As a young woman who had just graduated from university in Egypt and recently decided to wear the hijab, I often heard Hamza’s name mentioned in our middle-class home, whether by my father, who keenly followed her shows and discussions with leading clerics, or my mother, who saw Hamza as an example encouraging me to explore the media field and become a presenter like her someday.
Both Copts and Muslims say Egypt is our mother because she gives us life, because she is our source, because she is so inextricably linked with religion and identity. But the diaspora often has to make sense of faith in an increasingly secularized world.
Adel hasn’t known what it’s like to travel from one country to another, talk to people from other cultures, learn new skills like diving, enjoy the taste of sushi, smell the warm air or feel the sun.
The Balaha case has become an allegory for the zero-sum game that revolutionary Egyptian artists face in today’s Egypt: a choice between death, exile, incarceration or silence. Of the group, five were released, one died and only El-Behairy remains behind bars five years later.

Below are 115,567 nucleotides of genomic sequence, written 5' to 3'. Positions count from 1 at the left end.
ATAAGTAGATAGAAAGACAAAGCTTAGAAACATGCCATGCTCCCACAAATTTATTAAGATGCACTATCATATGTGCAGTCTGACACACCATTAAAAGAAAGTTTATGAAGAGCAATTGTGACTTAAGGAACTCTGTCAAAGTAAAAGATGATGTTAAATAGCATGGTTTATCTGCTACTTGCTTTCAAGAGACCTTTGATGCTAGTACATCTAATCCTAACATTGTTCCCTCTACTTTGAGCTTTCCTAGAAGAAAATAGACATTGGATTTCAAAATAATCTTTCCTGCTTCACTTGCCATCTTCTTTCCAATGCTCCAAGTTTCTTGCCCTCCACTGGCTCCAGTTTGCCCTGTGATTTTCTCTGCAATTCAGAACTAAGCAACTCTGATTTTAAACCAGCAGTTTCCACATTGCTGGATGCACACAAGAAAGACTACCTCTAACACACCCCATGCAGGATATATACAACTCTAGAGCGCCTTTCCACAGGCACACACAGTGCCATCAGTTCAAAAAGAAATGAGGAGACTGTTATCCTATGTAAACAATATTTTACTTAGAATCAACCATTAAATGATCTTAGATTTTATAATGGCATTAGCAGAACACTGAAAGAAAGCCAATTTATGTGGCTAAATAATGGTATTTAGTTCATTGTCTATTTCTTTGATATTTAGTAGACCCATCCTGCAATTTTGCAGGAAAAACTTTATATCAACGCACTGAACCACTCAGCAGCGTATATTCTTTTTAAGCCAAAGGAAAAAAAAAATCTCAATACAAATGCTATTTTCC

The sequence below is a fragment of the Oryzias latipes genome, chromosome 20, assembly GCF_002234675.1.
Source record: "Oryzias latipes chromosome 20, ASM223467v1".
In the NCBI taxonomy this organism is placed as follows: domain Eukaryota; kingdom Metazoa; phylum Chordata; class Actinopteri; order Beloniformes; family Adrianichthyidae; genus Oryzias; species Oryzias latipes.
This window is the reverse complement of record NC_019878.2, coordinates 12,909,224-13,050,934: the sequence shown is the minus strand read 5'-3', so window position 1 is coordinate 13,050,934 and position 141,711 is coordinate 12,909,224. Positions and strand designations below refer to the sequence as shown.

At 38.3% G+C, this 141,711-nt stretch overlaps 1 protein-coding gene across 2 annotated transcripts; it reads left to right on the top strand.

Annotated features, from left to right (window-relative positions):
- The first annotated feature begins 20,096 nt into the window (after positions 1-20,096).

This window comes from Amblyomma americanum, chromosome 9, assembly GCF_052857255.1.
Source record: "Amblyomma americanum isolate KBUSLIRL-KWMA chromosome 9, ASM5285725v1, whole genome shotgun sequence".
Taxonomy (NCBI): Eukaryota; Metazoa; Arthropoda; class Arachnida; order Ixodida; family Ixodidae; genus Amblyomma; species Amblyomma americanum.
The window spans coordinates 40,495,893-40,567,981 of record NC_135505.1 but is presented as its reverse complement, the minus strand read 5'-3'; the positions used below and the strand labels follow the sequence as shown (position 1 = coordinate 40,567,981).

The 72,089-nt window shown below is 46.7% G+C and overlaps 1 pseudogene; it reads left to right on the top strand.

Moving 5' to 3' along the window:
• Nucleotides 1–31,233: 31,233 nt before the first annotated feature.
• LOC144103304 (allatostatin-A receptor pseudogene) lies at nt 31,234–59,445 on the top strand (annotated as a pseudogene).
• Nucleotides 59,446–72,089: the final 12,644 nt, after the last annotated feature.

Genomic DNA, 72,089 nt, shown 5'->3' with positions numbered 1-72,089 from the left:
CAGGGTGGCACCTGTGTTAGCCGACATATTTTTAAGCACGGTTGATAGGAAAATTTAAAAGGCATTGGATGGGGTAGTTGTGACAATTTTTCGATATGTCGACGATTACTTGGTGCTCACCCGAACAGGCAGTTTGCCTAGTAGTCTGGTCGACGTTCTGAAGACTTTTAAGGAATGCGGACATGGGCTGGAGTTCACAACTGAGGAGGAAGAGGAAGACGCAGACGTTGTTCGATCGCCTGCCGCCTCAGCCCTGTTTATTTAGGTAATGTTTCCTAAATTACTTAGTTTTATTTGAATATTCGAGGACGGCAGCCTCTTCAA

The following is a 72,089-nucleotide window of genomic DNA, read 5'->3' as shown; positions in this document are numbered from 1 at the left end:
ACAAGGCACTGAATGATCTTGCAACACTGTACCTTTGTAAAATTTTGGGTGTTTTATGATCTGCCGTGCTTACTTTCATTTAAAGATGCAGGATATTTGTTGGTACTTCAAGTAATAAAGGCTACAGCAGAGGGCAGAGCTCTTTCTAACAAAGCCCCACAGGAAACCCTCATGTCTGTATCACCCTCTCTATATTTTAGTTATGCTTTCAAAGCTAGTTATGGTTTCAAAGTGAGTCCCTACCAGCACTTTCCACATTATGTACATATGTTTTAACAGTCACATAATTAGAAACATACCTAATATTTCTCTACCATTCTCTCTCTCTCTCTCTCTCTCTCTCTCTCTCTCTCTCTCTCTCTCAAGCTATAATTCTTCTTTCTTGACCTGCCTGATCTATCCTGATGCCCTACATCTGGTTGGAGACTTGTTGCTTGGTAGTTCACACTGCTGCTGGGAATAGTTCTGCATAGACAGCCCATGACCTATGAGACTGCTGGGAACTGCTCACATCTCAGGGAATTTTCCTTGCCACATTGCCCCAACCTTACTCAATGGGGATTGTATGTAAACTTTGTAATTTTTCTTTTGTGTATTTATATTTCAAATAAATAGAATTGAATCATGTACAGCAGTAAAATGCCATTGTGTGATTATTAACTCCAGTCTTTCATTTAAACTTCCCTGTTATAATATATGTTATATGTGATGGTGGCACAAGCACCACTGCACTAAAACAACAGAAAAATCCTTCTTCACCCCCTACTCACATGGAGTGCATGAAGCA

In the 1920s and ’30s, a handful of women reciters were able to hold down positions in radio and freely broadcast their voices. They would taste short-lived fame, become figures of colossal repute in their professions, and — if only for a brief period — reshape Quran reciting in Egypt.
Egypt's President Sisi has long sought to cast himself as a second Gamal Abdel Nasser. But, as rare public protests early this week illustrated, Egyptians now appear to have lost patience with the performance.
The mangoes were not as good as they usually were. One of my favorite varieties, the Alfons — a cousin of the Indian Alphonso — was bitter and inedible, while the reddish Naoumi carried a muted sweetness that left me craving a phantom taste. The Fas variety — the father of Egypt’s mango — was stained by sunburn. Something was wrong.